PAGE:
By: Katherine Rubino

On October 2nd, 2019 oral arguments commenced at the Court of Appeals for the Federal Circuit (CAFC) in the case of 23andMe, Inc. v. DNA, LLC. This case centers around technology directed at ever popular DNA testing kits available for consumers to use at home in attempts to find long lost relatives.

This case commenced last year when 23andMe, Inc. (“23”) filed suit against DNA, LLC, et al (“Ancestry”) for patent infringement, unfair and deceptive advertising, and trademark infringement. Ancestry filed a motion to dismiss all claims, and on September 23rd, 2018, the U.S. District Court for the Northern District of California determined that 23’s patent entitled “Finding relatives in a database” (Patent 8,463,554) was directed at patent-ineligible concepts and as such was rendered invalid. The ‘554 patent is unique in that it contains a hybrid invention containing a novel biotechnology component and a novel software component.

23’s patent at issue (‘554), describes a three step process to determine the degree of relationship between two deoxyribonucleic acid samples. The patent describes a process where recombinable DNA of a first user is compared to recombinable DNA of a second user. The two DNA sequences are used to calculate a predicted degree of relationship between the first user and the second user, and if the degree of relationship meets a threshold value, the first user is notified about a relative relationship with the second user.

The ‘554 patent determines a degree of relationship between a first user and a second user  by locating “identical by descent” (IBD) regions of DNA, which have nearly identical genetic sequences. IBD regions form when genetic information has been inherited from a common ancestor without any intervening recombination. IBD regions function under the presumption that any given pair of individuals are related through many common ancestors, though many of these relationships are too distance to result in detectable IBD segments.

Ancestry argued that the ‘554 patent was directed at patent-ineligible concepts under 35 U.S.C. ⸹101 for being directed at a law of nature and for being directed towards an abstract idea. The District Court applied the two-part Alice test to determine if the ‘554 patent was directed to a law of nature. The Alice test was developed from Alice Corp. v. CLS Bank International, 573 U.S. 208 (2014) and analyzes whether claims are directed towards patent-ineligible ideas such as laws of nature, abstract ideas, and natural phenomenon. Part one of the Alice test determines if a patent is directed to a patent-ineligible concept. If the answer to part one is no, then the claim is patent eligible. If the answer to part one of the Alice test is yes, then a claim is directed towards a patent-ineligible concept and part two of the Alice test must be analyzed. Part two of Alice determines whether a claim contains an “inventive concept” sufficient to transform a claimed abstract idea into a patent-eligible application. The court in Alice clarified the idea of an inventive concept by specifying that an abstract idea must include “additional features” that ensure that a claim is doing more than simply monopolizing an abstract idea.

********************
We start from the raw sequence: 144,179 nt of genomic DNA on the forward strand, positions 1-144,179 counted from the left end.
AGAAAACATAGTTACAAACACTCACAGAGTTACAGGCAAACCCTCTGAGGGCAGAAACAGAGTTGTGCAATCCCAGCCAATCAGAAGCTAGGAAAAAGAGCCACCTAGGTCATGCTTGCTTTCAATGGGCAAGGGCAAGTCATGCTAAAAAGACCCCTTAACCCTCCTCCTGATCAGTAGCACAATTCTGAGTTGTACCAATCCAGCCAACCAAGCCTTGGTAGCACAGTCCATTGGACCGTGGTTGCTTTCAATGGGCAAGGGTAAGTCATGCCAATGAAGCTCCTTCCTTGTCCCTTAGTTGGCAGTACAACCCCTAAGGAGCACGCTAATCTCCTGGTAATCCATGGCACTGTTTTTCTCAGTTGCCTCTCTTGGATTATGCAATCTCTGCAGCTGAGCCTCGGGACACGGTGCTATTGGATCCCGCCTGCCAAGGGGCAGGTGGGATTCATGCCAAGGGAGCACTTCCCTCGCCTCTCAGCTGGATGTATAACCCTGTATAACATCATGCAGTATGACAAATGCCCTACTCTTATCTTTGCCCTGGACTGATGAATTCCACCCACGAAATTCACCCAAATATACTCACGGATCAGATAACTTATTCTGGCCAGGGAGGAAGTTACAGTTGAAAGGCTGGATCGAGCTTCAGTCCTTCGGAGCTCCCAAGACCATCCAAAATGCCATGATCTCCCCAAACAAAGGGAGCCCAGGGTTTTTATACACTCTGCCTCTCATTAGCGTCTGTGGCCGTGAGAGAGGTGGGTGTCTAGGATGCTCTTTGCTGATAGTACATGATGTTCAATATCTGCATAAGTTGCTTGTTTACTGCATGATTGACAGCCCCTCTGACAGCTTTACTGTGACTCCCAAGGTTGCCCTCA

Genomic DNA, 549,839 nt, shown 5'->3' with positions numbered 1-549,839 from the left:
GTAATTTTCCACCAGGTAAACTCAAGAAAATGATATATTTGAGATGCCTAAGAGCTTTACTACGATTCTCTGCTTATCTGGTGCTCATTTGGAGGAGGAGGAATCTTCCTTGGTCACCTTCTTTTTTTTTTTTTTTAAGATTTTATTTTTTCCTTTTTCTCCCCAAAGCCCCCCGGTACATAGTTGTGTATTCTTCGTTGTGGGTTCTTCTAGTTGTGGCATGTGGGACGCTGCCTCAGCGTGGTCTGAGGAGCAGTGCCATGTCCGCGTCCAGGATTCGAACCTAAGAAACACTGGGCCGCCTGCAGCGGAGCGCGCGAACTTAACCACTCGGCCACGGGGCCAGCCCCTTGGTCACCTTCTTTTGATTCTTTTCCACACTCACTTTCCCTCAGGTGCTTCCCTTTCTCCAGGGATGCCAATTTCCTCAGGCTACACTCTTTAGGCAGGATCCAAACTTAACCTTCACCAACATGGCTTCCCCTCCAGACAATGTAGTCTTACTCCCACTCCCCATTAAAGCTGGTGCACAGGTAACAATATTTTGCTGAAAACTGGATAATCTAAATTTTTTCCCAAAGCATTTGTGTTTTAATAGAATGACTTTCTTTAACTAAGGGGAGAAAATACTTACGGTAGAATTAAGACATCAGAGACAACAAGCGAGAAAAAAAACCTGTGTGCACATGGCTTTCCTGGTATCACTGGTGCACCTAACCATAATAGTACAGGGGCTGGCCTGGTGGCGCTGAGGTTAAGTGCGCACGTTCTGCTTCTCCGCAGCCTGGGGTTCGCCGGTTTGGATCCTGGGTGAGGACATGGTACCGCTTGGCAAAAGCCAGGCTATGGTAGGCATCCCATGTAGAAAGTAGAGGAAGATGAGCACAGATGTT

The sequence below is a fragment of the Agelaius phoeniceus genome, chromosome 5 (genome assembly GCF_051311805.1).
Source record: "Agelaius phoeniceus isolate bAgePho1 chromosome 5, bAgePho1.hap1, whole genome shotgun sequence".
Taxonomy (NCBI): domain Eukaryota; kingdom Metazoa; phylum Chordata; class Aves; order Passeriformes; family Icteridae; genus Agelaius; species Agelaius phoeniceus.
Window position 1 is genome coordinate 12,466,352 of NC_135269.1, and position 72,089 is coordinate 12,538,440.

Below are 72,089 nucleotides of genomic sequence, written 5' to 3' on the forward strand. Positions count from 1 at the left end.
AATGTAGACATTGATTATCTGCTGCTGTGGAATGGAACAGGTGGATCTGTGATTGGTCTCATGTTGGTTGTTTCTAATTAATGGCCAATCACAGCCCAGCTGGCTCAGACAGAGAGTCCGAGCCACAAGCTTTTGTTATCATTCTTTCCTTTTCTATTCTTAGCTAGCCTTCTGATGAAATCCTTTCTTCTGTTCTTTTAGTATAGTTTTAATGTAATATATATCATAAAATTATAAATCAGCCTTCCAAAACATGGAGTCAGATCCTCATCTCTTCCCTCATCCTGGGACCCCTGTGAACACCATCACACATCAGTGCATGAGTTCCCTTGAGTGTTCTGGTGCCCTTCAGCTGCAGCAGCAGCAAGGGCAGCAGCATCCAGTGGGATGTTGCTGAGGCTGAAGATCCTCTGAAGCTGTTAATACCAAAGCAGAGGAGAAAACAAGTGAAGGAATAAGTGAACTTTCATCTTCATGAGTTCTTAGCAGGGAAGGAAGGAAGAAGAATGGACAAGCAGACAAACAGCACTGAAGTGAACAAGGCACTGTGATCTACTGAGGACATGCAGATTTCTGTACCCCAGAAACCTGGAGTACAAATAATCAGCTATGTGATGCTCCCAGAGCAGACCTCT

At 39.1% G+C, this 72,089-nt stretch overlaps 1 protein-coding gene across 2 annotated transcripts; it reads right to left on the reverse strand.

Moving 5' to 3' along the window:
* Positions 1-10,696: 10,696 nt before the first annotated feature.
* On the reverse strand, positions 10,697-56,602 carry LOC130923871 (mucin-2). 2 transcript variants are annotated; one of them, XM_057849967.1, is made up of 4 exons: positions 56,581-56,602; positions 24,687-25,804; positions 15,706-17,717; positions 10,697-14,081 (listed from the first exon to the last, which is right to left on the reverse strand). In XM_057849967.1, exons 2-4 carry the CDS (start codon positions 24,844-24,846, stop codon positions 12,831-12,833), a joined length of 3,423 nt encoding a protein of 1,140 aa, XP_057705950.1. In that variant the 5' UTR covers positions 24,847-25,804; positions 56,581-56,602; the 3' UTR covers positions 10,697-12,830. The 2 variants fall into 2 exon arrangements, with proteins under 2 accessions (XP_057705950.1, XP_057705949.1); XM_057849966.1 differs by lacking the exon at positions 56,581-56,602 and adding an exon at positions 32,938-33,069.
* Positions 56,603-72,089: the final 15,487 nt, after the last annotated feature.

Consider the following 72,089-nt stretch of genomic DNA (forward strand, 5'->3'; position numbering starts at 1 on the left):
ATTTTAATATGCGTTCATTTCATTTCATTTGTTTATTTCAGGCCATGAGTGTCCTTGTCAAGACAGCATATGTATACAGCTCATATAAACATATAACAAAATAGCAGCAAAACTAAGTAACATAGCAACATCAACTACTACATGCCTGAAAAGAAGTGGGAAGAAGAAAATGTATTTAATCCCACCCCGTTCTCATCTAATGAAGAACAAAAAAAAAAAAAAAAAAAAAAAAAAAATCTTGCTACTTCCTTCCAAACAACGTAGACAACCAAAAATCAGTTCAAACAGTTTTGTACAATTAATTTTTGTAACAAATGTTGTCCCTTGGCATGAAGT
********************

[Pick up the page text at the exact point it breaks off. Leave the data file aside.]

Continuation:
In regards to the first argument regarding a law of nature, the District Court found that under part one of the Alice test, the ‘544 patent was directed towards a patent-ineligible concept because the claims in the ‘544 patent were directed towards a law of nature, specifically people who share similar DNA sequences are related. Under part two of the Alice test, the District Court found that the ‘544 patent did not have enough of an inventive concept to distinguish it from purely natural phenomenon.  The District Court found that there were not enough improvements or alterations to pass part two of the Alice test.

With reference to Ancestry’s second argument relating to an abstract idea, the District Court analyzed the software component of 23’s invention. The District Court found that even though 23 was using computerized calculations, the claims more closely reflected biomedical technology, and therefore analyzing the claims as an abstract idea was inappropriate. Instead, the claims had to be analyzed as being directed to a law of nature, and as such were invalid.

Earlier this year, 23 appealed the decision from the District Court to the CAFC, whereby oral arguments commenced last week. This case is monumental in that for the first time, the CAFC will address how ⸹101 is to be applied to mixed hybrid inventions. This is a very common feature in the medtech space, as many novel inventions contain both a device component and a software component. Inventors active in this space should take note, as the CAFC may provide guidance as to how lower courts may interpret claims directed at such hybrid inventions. For now we must continue to wait, as a  decision is anticipated to be issued in early spring next year.